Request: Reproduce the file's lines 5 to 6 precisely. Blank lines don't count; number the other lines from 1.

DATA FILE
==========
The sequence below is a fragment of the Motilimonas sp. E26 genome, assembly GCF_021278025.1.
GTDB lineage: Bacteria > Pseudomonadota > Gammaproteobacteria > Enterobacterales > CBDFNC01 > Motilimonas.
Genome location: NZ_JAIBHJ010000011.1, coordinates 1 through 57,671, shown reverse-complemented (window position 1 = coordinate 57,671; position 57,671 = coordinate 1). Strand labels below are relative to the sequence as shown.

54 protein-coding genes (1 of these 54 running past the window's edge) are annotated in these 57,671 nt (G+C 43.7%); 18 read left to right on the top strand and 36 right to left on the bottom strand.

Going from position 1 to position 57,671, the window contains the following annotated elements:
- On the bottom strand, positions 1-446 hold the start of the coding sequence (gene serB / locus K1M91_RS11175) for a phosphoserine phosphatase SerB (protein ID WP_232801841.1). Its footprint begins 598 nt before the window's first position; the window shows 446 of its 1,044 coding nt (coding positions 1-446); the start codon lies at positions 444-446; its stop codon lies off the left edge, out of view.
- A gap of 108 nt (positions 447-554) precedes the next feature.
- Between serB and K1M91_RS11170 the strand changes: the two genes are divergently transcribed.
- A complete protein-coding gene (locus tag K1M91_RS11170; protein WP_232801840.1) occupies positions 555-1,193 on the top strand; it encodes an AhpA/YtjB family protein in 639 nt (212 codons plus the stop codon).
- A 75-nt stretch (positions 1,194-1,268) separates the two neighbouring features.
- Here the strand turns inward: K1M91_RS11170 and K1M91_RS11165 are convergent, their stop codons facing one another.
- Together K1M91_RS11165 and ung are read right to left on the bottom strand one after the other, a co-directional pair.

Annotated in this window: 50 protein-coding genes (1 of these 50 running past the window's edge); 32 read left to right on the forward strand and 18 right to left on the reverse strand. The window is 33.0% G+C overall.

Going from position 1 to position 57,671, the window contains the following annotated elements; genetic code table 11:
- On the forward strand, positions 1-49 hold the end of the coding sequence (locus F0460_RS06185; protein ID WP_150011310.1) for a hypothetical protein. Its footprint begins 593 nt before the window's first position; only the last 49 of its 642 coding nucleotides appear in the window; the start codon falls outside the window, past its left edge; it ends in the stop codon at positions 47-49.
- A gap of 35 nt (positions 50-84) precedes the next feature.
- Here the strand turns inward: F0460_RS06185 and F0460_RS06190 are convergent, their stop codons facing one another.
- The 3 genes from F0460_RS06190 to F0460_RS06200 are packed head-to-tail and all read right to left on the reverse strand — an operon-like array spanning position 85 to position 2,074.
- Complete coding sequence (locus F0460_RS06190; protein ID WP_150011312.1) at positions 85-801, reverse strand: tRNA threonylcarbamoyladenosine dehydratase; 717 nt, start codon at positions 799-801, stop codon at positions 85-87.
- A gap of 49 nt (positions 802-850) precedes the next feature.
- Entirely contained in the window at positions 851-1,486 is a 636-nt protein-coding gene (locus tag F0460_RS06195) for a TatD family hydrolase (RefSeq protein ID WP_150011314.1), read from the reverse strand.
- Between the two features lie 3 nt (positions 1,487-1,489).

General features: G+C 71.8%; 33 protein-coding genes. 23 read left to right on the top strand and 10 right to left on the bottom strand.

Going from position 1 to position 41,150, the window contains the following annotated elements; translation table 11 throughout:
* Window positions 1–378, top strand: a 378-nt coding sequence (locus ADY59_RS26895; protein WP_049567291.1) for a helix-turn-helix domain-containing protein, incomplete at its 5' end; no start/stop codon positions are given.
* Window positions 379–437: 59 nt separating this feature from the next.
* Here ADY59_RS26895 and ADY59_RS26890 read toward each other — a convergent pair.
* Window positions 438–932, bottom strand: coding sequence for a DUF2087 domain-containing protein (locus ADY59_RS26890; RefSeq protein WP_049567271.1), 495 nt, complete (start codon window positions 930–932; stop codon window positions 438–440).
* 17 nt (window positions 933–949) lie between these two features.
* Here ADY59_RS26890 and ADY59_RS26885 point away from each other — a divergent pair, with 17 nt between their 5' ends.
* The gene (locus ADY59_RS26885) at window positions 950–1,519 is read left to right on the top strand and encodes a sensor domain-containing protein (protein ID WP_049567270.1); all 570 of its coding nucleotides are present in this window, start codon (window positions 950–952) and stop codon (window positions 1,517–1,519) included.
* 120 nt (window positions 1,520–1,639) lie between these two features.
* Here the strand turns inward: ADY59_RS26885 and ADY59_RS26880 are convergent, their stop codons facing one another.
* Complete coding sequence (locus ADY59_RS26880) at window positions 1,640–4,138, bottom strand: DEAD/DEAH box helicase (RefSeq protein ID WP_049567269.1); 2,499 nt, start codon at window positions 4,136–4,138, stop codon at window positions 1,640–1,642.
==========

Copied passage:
Going from position 1 to position 57,671, the window contains the following annotated elements:
- On the bottom strand, positions 1-446 hold the start of the coding sequence (gene serB / locus K1M91_RS11175) for a phosphoserine phosphatase SerB (protein ID WP_232801841.1). Its footprint begins 598 nt before the window's first position; the window shows 446 of its 1,044 coding nt (coding positions 1-446); the start codon lies at positions 444-446; its stop codon lies off the left edge, out of view.